6. Dil Todne Ki Masheen
Singer ~ Rekha Bhardwaj, Music by ~ Vishal Bhardwaj

The senior to all the other composers, and a musical genius according to me, Vishal Bhardwaj, finally enters this till-now superb album, to add some magic of his own to it. And what he presents in front of us, is something very amazing and stunning. For a female item or dance number, what better choice has he than to take his own better half, Rekha Bhardwaj? And she renders his awesome, catchy composition with ease and expertise. Here, he has composed a very traditional Maharashtrian folk song, a Lavani, in a very professional way, as if he himself is a Maharashtrian. The introduction to the song itself assures you that the song will definitely have something incredible to offer you. The contrast between the mukhda, which is very raunchy and masaaledaar, and the antaras, which are a bit milder and have a easier-to-the-ears tune, has been balanced expertly. Traditional lavani instruments like lezim and dholkis have been used by Vishal to make the song sound like a genuine lavani. Both the male and female backing vocals appointed by Vishal have done great to take the song to another level. The unusual Spanish guitars in the lavani also work in favourite of the song! That was an interesting fusion! Vibhu’s lyrics also go with the theme of the song. 😃 Vishal gives us one of the most dhamaakedaar item/dance numbers of late! Finally a song for the masses in this classy album! Not that the classes won’t appreciate it, though! #5StarHotelSong!!

 

7. Yaadien Gatthri Mein
Singer ~ Harshdeep Kaur, Music by ~ Mangesh Dhakde

Mangesh returns with a shorter and more soothing version of ‘Udd Jayega’, this one sung peacefully by the Sufi queen of today, Harshdeep Kaur. Though she has very little lines to sing, she does present them with extreme serenity and showcases her immense talent even in these one and a half minutes. Mangesh supports her with beautiful backing orchestrations consisting of violins and flutes. Short and sweet, sure to bring a smile on your face! Nevertheless, it is definitely a #5StarHotelSong!!

 

8. Turram Khan
Singers ~ Papon, Ayushmann Khurrana & Monali Thakur, Music by ~ Rochak Kohli

Rochak returns towards the end of the soundtrack after his two brilliant opening songs, bringing back with him, his quirk and individuality. Ordinary, soft, contemporary guitar riffs kick off the song, composed mostly on the country template. An abrupt and unexpected tempo switch not too far into the song, surprises, but also makes you smile. Lively arrangements made up of impressive banjos and whistles, have been awesomely managed by Rochak. The hookline with the rhythmic “Tu Tu Tu Tu turru Tu..” also sound great. Lyrics by Vibhu Puri give a clear insight as to what situation this song must have been placed in the film, with the scientist’s peers not quite believing in him, and dismissing his dream as nonsense. Of course, since the song is situational, it might not impress all at once, but the vocalists and energetic tune take care of that. Ayushmann and Monali, do not have very big parts as compared to Papon, who does very well, but even they impress in their short portions. A wonderful glimpse of country music is displayed in this song, with awesome vocals, lyrics and quirky music! #5StarHotelSong!!

 

9. Teri Dua
Singers ~ Wadali Brothers, Lakhwinder Singh, Harshdeep Kaur, Ravindra Sathe, Backing Vocals ~ Ranadeep Bhasker, Rahul Mukherjee, Aanandi Joshi & Moumeeta Choudhury, Music by ~ Mangesh Dhakde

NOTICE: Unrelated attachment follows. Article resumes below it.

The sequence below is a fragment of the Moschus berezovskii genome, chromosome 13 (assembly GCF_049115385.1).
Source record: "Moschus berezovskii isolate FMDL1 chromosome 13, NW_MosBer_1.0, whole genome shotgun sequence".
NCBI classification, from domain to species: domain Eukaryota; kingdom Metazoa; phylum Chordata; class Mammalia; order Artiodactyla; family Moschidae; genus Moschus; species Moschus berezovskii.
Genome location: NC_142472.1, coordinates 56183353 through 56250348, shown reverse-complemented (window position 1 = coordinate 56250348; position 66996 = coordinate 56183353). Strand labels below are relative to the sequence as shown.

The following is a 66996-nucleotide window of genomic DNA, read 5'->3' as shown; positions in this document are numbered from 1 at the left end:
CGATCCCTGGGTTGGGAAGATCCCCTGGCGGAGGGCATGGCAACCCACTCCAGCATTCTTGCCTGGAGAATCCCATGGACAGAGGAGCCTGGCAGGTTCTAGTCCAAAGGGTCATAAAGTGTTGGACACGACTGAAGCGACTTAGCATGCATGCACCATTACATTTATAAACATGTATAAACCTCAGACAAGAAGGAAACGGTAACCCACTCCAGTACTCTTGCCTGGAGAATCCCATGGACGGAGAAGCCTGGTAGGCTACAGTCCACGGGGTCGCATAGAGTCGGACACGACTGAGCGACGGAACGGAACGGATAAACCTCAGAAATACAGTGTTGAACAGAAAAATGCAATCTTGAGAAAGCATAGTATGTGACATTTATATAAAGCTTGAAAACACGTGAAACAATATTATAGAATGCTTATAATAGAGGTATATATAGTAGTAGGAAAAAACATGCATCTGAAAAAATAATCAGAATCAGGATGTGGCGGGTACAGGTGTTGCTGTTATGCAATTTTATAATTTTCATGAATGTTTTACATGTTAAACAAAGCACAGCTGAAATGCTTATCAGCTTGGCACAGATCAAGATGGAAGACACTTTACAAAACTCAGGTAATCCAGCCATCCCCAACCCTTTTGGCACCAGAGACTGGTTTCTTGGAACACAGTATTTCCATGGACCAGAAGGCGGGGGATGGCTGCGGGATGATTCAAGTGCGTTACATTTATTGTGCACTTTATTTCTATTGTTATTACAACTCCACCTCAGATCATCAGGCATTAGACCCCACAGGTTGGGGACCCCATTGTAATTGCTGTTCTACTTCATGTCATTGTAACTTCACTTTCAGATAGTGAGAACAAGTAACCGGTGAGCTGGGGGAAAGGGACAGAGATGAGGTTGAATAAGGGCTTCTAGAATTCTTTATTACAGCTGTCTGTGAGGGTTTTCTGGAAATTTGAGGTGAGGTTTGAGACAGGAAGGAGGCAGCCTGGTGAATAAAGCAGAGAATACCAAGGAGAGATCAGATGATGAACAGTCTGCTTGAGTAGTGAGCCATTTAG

‘Udd Jayega’ once again gets a makeover, and this time, with a divine Qawwali and Bhajan touch. The Wadali Brothers, Lakhwinder and Harshdeep bring in the beautiful Sufi touch required and Mangesh does a brilliant job in giving a Qawwali twist to the already magnificent composition. A wonderful Bhajan touch has also been given towards the middle of the song. Qawwali instruments like harmonium, tablas, pakhawaj make the composition sound even more angelic. Vibhu’s altered lyrics, in my opinion, are the best lyrics of any song in the album! Again, the song radiates a lot of positive and supreme energy. Backing vocals have been equipped and managed expertly in this song as well. In the Bhajan portion, sacred manjeeras and bells do the job of grasping our attention very well, before giving way again to the Qawwali. All the singers have been aptly chosen and do an outstanding to provide a memorable ending to the album! The best version of ‘Udd Jayega’ in my opinion, solely for the Qawwali-Bhajan fusion and the vibrant arrnagemnts and vocals! Brilliant ending to this fabulous album! #5StarHotelSong!!


As you can see, Hawaizaada can easily be called a #5StarHotelAlbum, as all songs in it are #5StarHotelSongs! With the numerous multi-composer albums releasing nowadays, which didn’t quite impress, Hawaizaada is the first in months that we actually had faith in to break the stereotype and prove that, of well-managed, even a multi-composer album can do wonders! Director and lyricist Vibhu Puri has done a great job in selecting apt songs for all the situations which would sound great with the narration as well as sound great when heard individually! Hawaizaada turns out to be a special case, in the sense that it is the first multi-composer album in which all the songs impress, and all the composers seem to be complementing each other very well, unlike others in which the composers seem to be conflicting in musical style and genres! The multi-composers have shown their ability to embark on a flight to the musical heights!!

 

Final Rating for This Album: सा < रे < ग < म < प < ध < नी < सां

Note: The letter which is underlined is the final rating.

Recommended Listening Order: No order as such, as all the songs are gems, but make sure you do not miss even a single one!

 

Which is your favourite song from Hawaizaada? Please vote for it below! 🙂

 

Next “dish”: Khamoshiyan, Chefs: Jeet Gannguli, Bobby-Imran, Naved Zafar & Ankit Tiwari